Is third better than second place? It seems to be better if you are in the Olympics. Psychologists at Cornell University say their research shows bronze-medal winners are generally happier than silver medalists. Here's the reason: When you come in second place you focus on what you might have done differently in order to win. Come in third and you’re happy just to get a medal.
The phenomenon of "what if" reasoning (knows as Counterfactual thinking) leads us to imagine how things could have been different rather than on what actually has happened. The bronze winners generally think “what if” I hadn’t won anything and realize how fortunate they are to be on the podium at all. But for the silver medalist, “what if” means pondering the little things that might have turned silver to gold.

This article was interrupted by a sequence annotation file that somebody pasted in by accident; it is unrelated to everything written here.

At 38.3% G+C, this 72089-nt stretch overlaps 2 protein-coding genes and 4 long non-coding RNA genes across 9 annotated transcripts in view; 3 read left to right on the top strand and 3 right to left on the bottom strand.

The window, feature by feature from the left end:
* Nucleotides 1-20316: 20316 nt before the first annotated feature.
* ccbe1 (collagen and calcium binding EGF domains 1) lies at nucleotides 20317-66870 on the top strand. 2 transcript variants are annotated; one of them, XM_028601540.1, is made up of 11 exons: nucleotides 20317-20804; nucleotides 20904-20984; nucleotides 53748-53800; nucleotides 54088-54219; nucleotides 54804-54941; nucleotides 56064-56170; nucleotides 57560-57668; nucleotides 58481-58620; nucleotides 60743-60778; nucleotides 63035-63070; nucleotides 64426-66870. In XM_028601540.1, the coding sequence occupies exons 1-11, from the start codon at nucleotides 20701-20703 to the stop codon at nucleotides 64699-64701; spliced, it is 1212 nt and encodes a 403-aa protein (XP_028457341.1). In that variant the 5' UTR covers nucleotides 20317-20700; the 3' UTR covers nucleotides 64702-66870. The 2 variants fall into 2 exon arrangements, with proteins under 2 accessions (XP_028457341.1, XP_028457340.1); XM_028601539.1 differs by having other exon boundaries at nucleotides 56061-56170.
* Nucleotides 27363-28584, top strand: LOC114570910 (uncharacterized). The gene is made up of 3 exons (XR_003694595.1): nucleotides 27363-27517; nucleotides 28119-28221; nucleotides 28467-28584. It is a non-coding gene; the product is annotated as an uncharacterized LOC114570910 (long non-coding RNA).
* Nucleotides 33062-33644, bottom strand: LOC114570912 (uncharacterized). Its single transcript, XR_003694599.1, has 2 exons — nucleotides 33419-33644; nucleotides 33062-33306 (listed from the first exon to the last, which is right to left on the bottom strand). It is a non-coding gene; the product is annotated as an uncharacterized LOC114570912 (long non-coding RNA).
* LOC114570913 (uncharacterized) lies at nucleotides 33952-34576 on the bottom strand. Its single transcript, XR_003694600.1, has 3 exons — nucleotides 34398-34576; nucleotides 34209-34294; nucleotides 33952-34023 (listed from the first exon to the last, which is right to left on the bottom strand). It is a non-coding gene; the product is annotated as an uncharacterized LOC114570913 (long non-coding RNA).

It seems counterfactual thinking plays out, not just in games, but in every day life. If a student misses making a grade of "A" by one point, having a "B" is no longer so satisfying.
"Would I be happier today if only I had married someone else?" “What if I had attended a different school or majored in another field?” “Suppose I had selected a different profession?”
Miss a flight by five minutes and you are frustrated. But if there’s no way you could make the flight you don't waste time on it. It's like the football team losing in the final seconds of a game. If the team had gotten blown out, then the players can more easily put it behind them and move on. But when victory was so very close, they can always think of little things they might have done differently to affect the outcome.
Do you puzzle over what you might have done until you what-if yourself into dissatisfaction? Do you get stuck thinking about what almost happened? Do you feel like you are the silver medalist in life?
It's worth noting that first place has its pitfalls as well. Research shows the first runner in a long-distance race puts in three times more effort maintaining that position than the runner-up. The researchers recommend when you are in the lead to focus on the struggle with one’s self rather than the pace of the other runners.